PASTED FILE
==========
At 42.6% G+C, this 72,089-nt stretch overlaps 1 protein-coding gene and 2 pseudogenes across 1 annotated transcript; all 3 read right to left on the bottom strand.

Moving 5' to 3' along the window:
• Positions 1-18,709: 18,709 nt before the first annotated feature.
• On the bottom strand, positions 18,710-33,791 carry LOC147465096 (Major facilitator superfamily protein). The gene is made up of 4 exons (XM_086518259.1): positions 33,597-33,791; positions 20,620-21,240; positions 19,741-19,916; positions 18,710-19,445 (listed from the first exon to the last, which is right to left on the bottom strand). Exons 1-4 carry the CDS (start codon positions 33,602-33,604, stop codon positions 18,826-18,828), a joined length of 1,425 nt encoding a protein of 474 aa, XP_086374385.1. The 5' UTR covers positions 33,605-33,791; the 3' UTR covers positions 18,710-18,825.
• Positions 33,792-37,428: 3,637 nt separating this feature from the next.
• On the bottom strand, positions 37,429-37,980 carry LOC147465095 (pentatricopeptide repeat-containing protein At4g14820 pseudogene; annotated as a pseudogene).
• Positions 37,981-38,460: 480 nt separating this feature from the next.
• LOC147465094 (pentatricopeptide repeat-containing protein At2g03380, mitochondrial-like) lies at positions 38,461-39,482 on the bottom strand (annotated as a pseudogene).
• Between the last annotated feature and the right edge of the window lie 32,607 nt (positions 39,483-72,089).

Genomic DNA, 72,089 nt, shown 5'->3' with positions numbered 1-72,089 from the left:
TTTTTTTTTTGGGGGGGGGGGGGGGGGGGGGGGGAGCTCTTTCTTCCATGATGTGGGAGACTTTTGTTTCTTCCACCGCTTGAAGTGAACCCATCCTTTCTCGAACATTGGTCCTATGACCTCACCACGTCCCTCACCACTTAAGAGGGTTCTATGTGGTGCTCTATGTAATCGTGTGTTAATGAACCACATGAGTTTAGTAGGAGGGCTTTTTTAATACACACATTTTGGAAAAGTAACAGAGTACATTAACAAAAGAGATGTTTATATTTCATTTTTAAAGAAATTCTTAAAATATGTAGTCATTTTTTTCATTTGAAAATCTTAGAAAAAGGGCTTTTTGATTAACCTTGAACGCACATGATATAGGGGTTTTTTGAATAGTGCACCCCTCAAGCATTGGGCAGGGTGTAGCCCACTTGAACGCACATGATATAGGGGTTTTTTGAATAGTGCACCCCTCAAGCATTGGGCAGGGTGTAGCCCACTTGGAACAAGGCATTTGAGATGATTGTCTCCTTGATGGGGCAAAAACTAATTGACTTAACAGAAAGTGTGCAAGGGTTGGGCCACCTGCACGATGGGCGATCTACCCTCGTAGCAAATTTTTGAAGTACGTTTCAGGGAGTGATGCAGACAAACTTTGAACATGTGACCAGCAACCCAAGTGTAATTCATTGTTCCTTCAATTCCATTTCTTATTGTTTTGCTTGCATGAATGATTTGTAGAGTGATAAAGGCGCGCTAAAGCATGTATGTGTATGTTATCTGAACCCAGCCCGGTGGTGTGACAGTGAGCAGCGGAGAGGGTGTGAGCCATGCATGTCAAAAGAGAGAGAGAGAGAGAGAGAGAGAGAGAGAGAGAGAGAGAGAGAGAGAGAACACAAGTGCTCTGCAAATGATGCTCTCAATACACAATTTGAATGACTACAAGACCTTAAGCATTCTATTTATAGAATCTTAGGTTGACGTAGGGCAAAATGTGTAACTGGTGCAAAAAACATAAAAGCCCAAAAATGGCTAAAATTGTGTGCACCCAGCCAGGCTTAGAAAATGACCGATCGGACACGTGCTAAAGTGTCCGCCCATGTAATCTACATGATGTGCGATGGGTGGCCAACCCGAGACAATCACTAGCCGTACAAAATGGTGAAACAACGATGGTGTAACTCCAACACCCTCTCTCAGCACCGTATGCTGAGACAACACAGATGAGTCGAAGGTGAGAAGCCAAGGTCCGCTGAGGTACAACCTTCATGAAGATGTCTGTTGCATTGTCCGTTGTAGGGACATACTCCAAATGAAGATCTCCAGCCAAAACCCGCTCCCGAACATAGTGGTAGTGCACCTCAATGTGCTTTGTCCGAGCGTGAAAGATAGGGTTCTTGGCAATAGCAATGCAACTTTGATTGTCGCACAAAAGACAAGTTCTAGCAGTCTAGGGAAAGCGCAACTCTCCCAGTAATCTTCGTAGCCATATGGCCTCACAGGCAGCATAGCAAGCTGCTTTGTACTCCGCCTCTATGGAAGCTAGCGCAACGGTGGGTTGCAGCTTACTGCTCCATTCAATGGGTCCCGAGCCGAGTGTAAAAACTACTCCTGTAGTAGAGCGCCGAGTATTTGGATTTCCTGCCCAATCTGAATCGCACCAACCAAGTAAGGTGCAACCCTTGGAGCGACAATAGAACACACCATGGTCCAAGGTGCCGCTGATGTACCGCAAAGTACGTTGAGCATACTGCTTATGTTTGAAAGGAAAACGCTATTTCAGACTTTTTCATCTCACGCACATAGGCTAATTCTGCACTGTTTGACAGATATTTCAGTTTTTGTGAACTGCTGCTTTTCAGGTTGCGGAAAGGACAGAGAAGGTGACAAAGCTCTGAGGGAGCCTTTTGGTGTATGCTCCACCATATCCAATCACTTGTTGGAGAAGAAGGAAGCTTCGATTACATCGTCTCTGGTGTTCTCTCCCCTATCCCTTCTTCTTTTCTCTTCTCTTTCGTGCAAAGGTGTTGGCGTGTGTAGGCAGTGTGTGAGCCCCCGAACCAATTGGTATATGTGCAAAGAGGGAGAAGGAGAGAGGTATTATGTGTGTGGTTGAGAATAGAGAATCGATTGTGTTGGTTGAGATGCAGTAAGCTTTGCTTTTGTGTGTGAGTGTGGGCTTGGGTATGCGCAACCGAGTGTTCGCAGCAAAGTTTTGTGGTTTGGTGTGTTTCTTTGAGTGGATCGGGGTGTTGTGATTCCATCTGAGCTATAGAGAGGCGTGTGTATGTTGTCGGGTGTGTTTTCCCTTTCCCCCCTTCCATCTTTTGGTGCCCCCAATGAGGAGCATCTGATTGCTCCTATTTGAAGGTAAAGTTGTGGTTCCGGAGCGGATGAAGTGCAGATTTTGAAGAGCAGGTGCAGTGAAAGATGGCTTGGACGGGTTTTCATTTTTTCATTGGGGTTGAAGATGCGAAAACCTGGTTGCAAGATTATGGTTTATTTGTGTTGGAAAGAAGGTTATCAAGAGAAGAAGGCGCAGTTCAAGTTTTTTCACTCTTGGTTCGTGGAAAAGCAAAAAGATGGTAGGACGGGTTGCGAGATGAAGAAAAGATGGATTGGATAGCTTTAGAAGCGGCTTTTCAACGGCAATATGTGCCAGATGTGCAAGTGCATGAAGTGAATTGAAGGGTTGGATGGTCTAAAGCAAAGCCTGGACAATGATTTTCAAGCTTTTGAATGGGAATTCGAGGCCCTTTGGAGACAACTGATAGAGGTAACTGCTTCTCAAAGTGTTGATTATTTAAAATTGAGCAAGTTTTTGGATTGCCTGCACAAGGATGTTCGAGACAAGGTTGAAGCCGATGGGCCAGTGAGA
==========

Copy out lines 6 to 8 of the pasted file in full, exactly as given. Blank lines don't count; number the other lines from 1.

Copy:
• On the bottom strand, positions 37,429-37,980 carry LOC147465095 (pentatricopeptide repeat-containing protein At4g14820 pseudogene; annotated as a pseudogene).
• Positions 37,981-38,460: 480 nt separating this feature from the next.
• LOC147465094 (pentatricopeptide repeat-containing protein At2g03380, mitochondrial-like) lies at positions 38,461-39,482 on the bottom strand (annotated as a pseudogene).